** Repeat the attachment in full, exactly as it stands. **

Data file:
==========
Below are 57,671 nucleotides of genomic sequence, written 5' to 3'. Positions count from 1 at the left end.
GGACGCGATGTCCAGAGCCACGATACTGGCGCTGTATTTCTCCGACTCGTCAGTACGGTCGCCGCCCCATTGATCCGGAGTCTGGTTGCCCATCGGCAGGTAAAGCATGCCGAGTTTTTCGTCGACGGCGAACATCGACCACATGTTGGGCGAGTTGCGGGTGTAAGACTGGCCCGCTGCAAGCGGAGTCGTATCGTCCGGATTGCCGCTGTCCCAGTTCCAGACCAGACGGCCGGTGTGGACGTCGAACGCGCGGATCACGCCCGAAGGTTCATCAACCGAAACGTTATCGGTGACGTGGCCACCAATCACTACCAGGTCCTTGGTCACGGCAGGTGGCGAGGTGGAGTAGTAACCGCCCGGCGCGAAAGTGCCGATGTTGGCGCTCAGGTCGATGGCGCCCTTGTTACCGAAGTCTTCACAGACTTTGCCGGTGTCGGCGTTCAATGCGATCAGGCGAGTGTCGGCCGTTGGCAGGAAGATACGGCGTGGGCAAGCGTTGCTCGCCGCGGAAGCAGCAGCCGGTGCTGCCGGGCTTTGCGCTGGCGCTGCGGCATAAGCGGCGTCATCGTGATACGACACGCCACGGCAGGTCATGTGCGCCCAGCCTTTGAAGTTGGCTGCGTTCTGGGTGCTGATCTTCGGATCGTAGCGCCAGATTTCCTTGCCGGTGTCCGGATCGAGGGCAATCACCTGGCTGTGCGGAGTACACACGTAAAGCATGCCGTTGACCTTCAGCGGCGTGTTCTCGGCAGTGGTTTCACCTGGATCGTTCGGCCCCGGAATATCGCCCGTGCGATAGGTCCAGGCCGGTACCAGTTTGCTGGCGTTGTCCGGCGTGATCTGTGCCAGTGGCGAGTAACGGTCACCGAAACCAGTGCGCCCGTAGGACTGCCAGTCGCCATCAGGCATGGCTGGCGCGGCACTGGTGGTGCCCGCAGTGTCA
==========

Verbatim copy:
Below are 57,671 nucleotides of genomic sequence, written 5' to 3'. Positions count from 1 at the left end.
GGACGCGATGTCCAGAGCCACGATACTGGCGCTGTATTTCTCCGACTCGTCAGTACGGTCGCCGCCCCATTGATCCGGAGTCTGGTTGCCCATCGGCAGGTAAAGCATGCCGAGTTTTTCGTCGACGGCGAACATCGACCACATGTTGGGCGAGTTGCGGGTGTAAGACTGGCCCGCTGCAAGCGGAGTCGTATCGTCCGGATTGCCGCTGTCCCAGTTCCAGACCAGACGGCCGGTGTGGACGTCGAACGCGCGGATCACGCCCGAAGGTTCATCAACCGAAACGTTATCGGTGACGTGGCCACCAATCACTACCAGGTCCTTGGTCACGGCAGGTGGCGAGGTGGAGTAGTAACCGCCCGGCGCGAAAGTGCCGATGTTGGCGCTCAGGTCGATGGCGCCCTTGTTACCGAAGTCTTCACAGACTTTGCCGGTGTCGGCGTTCAATGCGATCAGGCGAGTGTCGGCCGTTGGCAGGAAGATACGGCGTGGGCAAGCGTTGCTCGCCGCGGAAGCAGCAGCCGGTGCTGCCGGGCTTTGCGCTGGCGCTGCGGCATAAGCGGCGTCATCGTGATACGACACGCCACGGCAGGTCATGTGCGCCCAGCCTTTGAAGTTGGCTGCGTTCTGGGTGCTGATCTTCGGATCGTAGCGCCAGATTTCCTTGCCGGTGTCCGGATCGAGGGCAATCACCTGGCTGTGCGGAGTACACACGTAAAGCATGCCGTTGACCTTCAGCGGCGTGTTCTCGGCAGTGGTTTCACCTGGATCGTTCGGCCCCGGAATATCGCCCGTGCGATAGGTCCAGGCCGGTACCAGTTTGCTGGCGTTGTCCGGCGTGATCTGTGCCAGTGGCGAGTAACGGTCACCGAAACCAGTGCGCCCGTAGGACTGCCAGTCGCCATCAGGCATGGCTGGCGCGGCACTGGTGGTGCCCGCAGTGTCA